Malaysian 2021 Floods: In Pictures
Photos by Fadza Ishak/IFRC and Malaysian Red Crescent Society.
Continuous torrential rain in eastern and southern peninsula Malaysia has caused rivers to burst their banks, flooding hundreds of communities and towns.
The Malaysian Red Crescent worked alongside authorities as an emergency alert was issued and more than 52,000 people were evacuated when waters rose, reaching roofs and second stories within hours of the alert.
Tens of thousands of people were badly affected as severe floods hit towns in the states of Terengganu, Pahang, and Johor. Many communities were cut off, surrounded by floodwater.
In many areas where waters have receded as fast as they came, thick mud and muck coated thousands of houses, damaging virtually all households content.
Household possessions -- toothbrushes, towels, utensils, pillows, mattresses, furniture and even personal clothes and valuables -- were coated with thick mud and muck.
Cars and large household items were swept away, and damaged beyond repair.
When the floods receded, people were devastated by the damage left behind. Homes by the river were among the worst hit, with water sweeping through doors and windows and carrying personal belongings away. Adding to the hardships, the flash floods took place in the middle of a worsening Covid-19 pandemic.
Even though the worst of the flash floods have slowly receded, many areas still remain submerged under stagnant waters. The water levels reportedly rose to heights of up to 10 meters, submerging houses, schools, shops, power poles, and other infrastructure.
The Malaysian Red Crescent teams worked alongside local authorities to provide essential relief such as rice, dry noodles, milk powder, dignity kits, detergent and more for the affected communities. In some areas, authorities travelled by boat to reach houses that had been completely isolated by stagnant waters.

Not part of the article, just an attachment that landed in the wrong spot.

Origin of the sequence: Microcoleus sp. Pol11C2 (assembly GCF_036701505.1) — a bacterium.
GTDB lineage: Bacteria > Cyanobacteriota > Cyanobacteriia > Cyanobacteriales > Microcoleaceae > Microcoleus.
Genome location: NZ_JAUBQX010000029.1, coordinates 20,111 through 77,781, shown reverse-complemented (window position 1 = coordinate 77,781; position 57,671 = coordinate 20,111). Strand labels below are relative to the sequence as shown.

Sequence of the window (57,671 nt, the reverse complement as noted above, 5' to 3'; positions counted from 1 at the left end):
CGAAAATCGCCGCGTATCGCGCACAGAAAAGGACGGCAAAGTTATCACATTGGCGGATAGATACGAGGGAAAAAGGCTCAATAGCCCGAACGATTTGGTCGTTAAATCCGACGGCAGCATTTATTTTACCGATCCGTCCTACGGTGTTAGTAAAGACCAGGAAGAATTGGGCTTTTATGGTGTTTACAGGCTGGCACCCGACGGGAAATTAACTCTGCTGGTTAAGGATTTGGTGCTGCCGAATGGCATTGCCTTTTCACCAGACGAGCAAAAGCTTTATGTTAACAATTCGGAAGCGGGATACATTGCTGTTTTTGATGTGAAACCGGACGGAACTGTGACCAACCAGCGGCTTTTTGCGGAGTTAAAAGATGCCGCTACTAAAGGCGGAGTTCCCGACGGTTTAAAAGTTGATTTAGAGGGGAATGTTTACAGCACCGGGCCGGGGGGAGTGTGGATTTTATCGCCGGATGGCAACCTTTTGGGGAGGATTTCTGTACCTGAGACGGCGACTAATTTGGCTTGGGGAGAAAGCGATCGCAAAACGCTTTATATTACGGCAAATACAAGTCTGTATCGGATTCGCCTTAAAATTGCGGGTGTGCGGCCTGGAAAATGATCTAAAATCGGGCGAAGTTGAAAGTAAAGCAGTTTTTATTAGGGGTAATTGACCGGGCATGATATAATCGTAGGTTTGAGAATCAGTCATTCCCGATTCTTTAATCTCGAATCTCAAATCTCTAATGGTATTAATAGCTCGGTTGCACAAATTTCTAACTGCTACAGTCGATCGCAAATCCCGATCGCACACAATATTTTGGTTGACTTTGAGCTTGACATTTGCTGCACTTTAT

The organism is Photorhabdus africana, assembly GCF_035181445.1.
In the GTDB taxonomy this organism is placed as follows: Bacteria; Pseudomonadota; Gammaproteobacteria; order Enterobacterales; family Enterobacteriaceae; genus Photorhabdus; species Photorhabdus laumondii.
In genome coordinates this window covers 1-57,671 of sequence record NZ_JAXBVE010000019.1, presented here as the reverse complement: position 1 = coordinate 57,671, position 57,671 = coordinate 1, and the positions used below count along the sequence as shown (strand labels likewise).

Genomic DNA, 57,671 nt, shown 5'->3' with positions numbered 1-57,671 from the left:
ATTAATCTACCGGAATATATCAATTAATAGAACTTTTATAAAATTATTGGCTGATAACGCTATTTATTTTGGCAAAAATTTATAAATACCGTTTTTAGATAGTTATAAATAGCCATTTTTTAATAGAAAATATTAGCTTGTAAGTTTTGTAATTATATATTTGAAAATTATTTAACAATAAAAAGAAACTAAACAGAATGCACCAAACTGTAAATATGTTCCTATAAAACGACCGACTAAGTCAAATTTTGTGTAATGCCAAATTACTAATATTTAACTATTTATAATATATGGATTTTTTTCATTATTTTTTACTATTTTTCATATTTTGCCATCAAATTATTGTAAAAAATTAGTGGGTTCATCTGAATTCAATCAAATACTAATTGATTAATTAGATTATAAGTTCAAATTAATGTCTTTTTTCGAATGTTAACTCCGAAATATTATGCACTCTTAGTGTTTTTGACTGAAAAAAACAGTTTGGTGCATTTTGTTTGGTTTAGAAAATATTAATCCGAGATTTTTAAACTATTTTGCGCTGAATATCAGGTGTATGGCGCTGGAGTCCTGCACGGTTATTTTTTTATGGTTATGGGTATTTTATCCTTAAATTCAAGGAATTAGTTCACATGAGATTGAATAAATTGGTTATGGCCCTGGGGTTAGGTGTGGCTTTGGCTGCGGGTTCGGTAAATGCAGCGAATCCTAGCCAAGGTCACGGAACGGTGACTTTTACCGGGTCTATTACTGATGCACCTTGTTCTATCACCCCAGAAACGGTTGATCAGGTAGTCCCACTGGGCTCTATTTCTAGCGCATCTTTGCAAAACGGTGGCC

Loh Chin Sin, 74, returned to his home of 40 years to find all his belongings destroyed. Although these areas experience flooding and mass evacuation every year during the rainy season, this year was far more severe, with more than 52,000 people having to abandon their homes and discard almost all of their belongings.
Some of those severely affected are camped on roadsides and bus stops, waiting for the water to recede. Malaysian Red Crescent and authorities are providing accommodation at emergency shelters along with food and essential items.
To make matters worse, farm animals of all kinds and pets have been swept away or isolated. Volunteers have managed to rescue those that were thankfully found.
The IFRC and Malaysian Red Crescent deployed its staff to work alongside authorities to keep people safe during evacuation and ensure their access to essential relief supplies. Malaysian Red Crescent have been on the ground for months before, conducting COVID-19 related activities to these remote communities in the state of Pahang and Terengganu.
Indonesia: Red Cross continues to support as further rains are forecast
Volunteers and staff from Palang Merah Indonesia are continuing to support flood-affected communities as the country braces for further heavy rains and storms forecast in the coming days and weeks.
Flash floods, flooding and landslides have killed 67 people and injured a further 110 since the crisis began on 28 December. Since then, more than 100,700 people have been displaced from their homes and communities in 255 sites across North Sumatra, West Java, Bengkulu and Jakarta. At the height of the crisis, some 300,000 people were displaced in the greater Jakarta metropolitan area alone.
Palang Merah Indonesia has deployed 455 volunteers and staff, 15 ambulances, 13 water tankers, 12 rubber boats and nine trucks in support of the affected communities, and has provided more than 90,000 food packages in the Central Jakarta and West Java areas.
The teams are responding on several fronts: helping people to evacuate and supporting them in centres; helping people to return home when it is safe to do so; providing first aid, health services and emotional support; and distributing clean water and running public kitchens. Volunteers and staff are also helping people clean the mud and debris left behind and spraying disinfectant to reduce the risk of diseases such as dengue and leptospirosis.
The heavy rains that caused the disaster were the most intense since records began in 1966, with Indonesia’s Meteorology, Climatology and Geophysics Agency measuring 377 mm of rainfall on New Year’s Eve at an airport in East Jakarta. Rainfall above 150mm per day is considered extreme.